In January, a storm blew up over cover art for new young adult novel Magic Under Glass by Jaclyn Dolamore. I haven’t read the book, so I’ll not summarise it, but you can read about it if you click through to the author’s website. The book’s main character, Nimira, is explicitly described in non-white terms – ‘dark,’ ‘brown skin’ – as you can read over at Charlotte’s Library. Here’s what was released as the US/Canada cover.
As you can imagine, lots of people are incensed that a person we’re clearly meant to read as white is featured on the cover of that uncommon thing, a YA book about a person of colour. There’s now a statement from Bloomsbury on the book’s page on Bloomsbury’s website (via Shelf Life). ‘Bloomsbury is ceasing to supply copies of the US edition of Magic Under Glass. The jacket design has caused offense and we apologize for our mistake. Copies of the book with a new jacket design will be available shortly.’ As is proper. There’s no word yet on what the new cover will look like. By way of comparison, I’ve included a copy of the UK cover to the right.
What makes this worse is that it follows on from Bloomsbury doing the same thing last year. The main character in Justine Larbalestier’s Liar, Micah, is a young black woman. The original US cover featured a young woman who – well, I won’t make assumptions as to the model’s racial identity, so again I’ll just say that she certainly has features we’re meant to associate with white people, and we’re meant to read her as white. This would be bad enough in general, but it’s particularly horrible when you consider the plot of the book. Micah is, well, a liar, particularly with regards to herself and life. You’re supposed to spend the book trying to figure out what’s really going on, separating out Micah’s truths from her lies. But, as Larbalestier says on her blog post on the subject:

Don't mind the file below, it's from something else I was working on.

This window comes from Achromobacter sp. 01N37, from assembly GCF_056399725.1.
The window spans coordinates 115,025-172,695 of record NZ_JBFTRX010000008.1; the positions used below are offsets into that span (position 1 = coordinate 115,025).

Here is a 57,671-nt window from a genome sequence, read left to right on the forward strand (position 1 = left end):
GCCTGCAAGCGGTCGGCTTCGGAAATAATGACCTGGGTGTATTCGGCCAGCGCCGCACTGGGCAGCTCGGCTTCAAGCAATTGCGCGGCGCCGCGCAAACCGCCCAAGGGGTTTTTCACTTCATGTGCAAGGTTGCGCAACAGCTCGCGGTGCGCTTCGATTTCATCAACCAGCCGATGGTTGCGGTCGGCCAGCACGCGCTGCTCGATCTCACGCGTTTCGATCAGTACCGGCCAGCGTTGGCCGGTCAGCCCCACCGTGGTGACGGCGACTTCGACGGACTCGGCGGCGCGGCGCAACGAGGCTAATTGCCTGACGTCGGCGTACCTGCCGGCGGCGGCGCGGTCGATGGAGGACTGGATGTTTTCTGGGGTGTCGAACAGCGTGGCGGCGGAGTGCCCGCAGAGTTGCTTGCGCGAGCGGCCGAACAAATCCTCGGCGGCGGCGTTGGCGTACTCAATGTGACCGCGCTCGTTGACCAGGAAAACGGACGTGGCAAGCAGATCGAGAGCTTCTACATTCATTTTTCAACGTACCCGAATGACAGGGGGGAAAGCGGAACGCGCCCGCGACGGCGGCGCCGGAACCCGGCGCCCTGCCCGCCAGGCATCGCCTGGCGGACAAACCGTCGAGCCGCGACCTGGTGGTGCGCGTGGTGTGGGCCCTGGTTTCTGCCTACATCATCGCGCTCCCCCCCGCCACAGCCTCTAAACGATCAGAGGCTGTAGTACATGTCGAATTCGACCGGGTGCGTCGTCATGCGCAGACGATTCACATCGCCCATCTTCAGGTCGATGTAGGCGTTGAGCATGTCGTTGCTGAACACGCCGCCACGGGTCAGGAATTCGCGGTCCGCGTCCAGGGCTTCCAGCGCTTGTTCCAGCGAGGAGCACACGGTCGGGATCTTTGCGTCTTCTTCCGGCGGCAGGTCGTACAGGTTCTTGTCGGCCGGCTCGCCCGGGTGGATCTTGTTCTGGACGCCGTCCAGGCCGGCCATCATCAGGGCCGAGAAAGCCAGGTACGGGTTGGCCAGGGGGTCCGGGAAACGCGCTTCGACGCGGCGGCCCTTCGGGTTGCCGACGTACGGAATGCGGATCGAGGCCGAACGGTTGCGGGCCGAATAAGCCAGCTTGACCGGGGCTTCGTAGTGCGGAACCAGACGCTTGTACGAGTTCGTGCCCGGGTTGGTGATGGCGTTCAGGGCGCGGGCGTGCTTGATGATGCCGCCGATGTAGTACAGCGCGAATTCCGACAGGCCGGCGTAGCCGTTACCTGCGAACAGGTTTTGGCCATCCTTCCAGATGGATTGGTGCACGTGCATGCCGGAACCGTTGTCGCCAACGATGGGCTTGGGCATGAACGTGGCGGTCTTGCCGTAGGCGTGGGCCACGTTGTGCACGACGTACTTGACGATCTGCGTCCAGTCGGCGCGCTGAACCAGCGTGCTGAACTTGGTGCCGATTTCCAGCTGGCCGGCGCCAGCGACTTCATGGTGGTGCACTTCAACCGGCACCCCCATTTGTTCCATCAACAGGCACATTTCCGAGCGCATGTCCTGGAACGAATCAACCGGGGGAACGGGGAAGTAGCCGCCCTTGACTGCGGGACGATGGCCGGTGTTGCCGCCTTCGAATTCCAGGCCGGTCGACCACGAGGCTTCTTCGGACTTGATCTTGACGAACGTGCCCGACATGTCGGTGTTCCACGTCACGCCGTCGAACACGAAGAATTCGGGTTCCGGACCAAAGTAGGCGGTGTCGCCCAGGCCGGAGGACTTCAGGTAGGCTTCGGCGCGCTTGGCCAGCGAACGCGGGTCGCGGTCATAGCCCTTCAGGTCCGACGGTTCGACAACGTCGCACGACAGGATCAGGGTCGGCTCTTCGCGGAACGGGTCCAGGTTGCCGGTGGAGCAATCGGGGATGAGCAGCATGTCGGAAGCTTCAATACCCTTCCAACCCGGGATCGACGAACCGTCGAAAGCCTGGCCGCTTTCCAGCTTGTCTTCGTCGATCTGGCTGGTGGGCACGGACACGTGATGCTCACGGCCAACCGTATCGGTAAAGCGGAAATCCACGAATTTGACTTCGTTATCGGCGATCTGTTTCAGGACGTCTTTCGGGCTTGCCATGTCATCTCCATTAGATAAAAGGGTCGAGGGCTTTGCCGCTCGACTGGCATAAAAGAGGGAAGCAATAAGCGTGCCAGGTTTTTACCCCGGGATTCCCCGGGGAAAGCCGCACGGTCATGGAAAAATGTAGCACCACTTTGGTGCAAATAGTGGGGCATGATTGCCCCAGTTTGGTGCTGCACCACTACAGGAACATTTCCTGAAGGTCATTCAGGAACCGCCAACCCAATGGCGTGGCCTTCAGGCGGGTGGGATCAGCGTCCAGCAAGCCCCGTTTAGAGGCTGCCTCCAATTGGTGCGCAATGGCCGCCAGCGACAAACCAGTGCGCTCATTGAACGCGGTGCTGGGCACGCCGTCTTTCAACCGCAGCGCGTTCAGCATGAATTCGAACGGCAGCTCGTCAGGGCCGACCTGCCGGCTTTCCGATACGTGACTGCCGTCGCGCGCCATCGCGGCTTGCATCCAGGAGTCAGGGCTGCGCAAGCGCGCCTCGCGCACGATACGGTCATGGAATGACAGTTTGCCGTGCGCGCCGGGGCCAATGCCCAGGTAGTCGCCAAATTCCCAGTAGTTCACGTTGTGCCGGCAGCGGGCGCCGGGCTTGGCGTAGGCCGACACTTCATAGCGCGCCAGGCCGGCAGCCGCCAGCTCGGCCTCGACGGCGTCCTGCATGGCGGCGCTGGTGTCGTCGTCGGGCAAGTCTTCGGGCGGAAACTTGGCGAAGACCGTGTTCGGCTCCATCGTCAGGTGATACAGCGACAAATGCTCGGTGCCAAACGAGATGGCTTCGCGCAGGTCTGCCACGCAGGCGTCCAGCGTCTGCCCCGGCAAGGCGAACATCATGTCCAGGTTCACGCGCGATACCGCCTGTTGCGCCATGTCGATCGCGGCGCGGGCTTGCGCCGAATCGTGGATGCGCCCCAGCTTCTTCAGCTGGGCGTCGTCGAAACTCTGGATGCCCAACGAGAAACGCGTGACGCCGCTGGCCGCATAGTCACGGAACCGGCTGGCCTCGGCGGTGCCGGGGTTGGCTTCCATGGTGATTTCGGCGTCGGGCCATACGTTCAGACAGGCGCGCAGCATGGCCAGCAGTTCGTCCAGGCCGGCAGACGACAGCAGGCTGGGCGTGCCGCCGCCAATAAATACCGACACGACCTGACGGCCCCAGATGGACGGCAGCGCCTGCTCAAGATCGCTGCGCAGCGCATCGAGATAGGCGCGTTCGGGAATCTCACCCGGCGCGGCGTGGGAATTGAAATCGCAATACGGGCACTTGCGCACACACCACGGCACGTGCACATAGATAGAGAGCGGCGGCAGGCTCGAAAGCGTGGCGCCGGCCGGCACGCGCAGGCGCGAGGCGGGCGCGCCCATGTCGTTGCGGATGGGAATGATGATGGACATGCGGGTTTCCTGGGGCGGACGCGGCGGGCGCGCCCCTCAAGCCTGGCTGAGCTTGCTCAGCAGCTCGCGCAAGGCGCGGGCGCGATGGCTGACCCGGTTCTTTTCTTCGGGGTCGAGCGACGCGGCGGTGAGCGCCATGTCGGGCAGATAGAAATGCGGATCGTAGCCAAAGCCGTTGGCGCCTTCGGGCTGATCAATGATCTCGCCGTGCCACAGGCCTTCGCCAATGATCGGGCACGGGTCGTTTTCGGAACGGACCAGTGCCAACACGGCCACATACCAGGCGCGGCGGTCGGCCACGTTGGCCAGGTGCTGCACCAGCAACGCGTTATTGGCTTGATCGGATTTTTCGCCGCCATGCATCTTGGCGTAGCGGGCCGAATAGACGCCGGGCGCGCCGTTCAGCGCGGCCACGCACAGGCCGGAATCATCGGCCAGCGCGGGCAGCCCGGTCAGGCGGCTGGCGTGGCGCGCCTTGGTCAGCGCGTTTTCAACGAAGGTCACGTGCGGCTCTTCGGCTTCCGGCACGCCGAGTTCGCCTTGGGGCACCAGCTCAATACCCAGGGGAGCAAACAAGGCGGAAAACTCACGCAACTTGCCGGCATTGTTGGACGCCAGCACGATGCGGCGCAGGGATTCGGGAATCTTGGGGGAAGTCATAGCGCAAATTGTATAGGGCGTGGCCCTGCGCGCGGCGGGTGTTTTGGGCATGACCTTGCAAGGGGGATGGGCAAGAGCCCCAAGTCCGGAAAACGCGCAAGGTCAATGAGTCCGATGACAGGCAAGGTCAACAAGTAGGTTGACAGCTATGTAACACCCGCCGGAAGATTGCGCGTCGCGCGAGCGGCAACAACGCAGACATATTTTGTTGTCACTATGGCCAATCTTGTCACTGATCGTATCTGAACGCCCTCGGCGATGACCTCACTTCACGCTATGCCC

I worked very hard to make sure that the fundamentals of who Micah is were believable: that she’s a girl, that she’s a teenager, that she’s black, that she’s USian. One of the most upsetting impacts of the cover is that it’s led readers to question everything about Micah: If she doesn’t look anything like the girl on the cover maybe nothing she says is true. At which point the entire book, and all my hard work, crumbles.
Here’s what Bloomsbury said in a statement to Publisher’s Weekly: ‘We regret that our original creative direction for Liar—which was intended to symbolically reflect the narrator’s complex psychological makeup—has been interpreted by some as a calculated decision to mask the character’s ethnicity’. Firstly, their “creative decision” hugely undermined the decisions of the person whose creative work they’re responsible for. Secondly, they’re not apologising for their blatantly racist actions, only for people’s interpretations. It’s the classic deflective non-apology; “we’re sorry we hurt your feelings, please go away now”. Thirdly, it does not matter whether the masking of Micah’s ethnicity was intended or not. What matters is that it happened, it affected people, because it’s part of a crushing system of racism. What matters is that it told a whole lot of young women of colour that people like them are not good enough to be worthy of representation. Now, I don’t know if Bloomsbury are telling the truth about the cover being a conscious creative decision – I wouldn’t put it past them to have not thought it through properly – but if it is, it is hugely inappropriate, especially in the context of the heavily white publishing industry, and hurtful to non-white readers. Happily, they replaced it with the cover to your right.
The thing about Justine Larbalestier, who is white, is that she is pretty hardcore about decentring whiteness in her work, and she has long had my respect for that. (In fact, she has yet to publish a single book with a white protagonist; check out Why My Protags Aren’t White.) It must have been devastating to have had her hard and valuable work undermined in this way. Before I go on, I must make my recommendation for Liar, it’s excellent. I of course bought a copy with the Australian cover, which I think looks rather good.